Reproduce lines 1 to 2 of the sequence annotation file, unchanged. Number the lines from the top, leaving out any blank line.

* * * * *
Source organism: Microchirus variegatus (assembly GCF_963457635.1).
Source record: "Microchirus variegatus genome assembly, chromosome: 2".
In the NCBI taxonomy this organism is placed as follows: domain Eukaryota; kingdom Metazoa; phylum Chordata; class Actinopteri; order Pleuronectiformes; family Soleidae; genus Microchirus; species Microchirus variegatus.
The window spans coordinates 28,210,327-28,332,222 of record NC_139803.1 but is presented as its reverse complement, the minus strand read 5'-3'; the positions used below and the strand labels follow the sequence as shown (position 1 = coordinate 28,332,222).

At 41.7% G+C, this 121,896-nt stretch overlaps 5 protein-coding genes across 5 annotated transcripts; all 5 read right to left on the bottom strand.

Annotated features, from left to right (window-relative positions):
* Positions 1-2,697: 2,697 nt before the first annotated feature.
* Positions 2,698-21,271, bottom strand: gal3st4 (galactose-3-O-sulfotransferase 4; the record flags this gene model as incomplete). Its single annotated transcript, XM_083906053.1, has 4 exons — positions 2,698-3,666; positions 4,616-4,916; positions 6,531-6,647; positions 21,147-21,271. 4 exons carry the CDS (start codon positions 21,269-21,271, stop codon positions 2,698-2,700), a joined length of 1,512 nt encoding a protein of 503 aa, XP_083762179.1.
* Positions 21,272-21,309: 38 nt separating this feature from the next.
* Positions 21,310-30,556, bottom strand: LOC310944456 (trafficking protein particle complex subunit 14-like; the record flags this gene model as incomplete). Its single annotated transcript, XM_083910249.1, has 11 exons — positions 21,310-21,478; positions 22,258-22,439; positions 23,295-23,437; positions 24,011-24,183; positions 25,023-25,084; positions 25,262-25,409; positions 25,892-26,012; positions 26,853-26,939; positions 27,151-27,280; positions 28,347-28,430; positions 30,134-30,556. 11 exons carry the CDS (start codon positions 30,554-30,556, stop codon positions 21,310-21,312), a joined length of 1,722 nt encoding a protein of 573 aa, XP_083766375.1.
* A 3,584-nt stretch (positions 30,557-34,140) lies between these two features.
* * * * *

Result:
Source organism: Microchirus variegatus (assembly GCF_963457635.1).
Source record: "Microchirus variegatus genome assembly, chromosome: 2".